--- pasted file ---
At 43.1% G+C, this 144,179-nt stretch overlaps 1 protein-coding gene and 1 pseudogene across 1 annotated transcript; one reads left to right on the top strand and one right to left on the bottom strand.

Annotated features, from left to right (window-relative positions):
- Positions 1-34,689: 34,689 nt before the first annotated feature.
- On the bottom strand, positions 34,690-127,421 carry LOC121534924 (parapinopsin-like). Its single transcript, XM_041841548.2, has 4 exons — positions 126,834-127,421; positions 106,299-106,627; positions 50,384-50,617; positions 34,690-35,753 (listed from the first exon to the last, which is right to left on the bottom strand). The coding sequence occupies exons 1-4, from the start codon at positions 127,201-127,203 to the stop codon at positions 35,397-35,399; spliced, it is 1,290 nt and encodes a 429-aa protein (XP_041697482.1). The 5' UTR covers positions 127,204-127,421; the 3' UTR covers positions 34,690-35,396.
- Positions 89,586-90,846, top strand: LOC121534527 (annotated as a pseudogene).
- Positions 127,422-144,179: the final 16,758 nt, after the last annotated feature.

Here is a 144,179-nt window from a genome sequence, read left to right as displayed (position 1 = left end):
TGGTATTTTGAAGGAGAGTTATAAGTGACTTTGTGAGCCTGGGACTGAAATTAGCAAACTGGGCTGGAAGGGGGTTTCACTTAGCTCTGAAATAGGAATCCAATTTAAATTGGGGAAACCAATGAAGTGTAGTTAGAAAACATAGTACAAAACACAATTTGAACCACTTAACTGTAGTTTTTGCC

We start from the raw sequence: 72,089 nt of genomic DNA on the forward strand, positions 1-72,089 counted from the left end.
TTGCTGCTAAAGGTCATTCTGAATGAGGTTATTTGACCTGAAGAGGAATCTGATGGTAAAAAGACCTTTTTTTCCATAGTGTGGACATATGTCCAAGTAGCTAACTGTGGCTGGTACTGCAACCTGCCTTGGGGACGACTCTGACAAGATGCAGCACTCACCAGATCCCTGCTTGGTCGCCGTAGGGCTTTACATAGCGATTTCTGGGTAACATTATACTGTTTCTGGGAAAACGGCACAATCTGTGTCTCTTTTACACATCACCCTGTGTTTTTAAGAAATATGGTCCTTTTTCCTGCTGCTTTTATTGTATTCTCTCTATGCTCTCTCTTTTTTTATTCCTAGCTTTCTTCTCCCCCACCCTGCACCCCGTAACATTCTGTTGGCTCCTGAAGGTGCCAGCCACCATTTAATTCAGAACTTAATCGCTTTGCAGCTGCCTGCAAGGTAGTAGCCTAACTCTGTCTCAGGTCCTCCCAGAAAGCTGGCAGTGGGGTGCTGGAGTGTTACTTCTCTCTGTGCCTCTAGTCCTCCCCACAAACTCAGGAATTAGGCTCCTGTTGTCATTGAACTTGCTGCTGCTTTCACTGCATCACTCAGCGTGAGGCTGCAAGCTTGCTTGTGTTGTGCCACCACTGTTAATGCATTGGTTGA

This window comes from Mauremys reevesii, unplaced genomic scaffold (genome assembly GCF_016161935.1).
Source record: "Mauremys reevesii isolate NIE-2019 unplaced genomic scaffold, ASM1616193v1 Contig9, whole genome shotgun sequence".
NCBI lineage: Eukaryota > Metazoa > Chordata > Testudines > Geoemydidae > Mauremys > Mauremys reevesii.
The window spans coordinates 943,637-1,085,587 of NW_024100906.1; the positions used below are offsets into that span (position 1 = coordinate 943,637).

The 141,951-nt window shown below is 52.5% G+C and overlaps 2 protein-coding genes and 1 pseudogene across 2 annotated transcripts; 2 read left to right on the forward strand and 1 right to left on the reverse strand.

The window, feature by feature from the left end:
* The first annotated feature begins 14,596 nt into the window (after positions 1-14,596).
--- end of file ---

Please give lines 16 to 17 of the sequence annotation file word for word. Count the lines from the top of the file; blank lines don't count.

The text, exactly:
The window, feature by feature from the left end:
* The first annotated feature begins 14,596 nt into the window (after positions 1-14,596).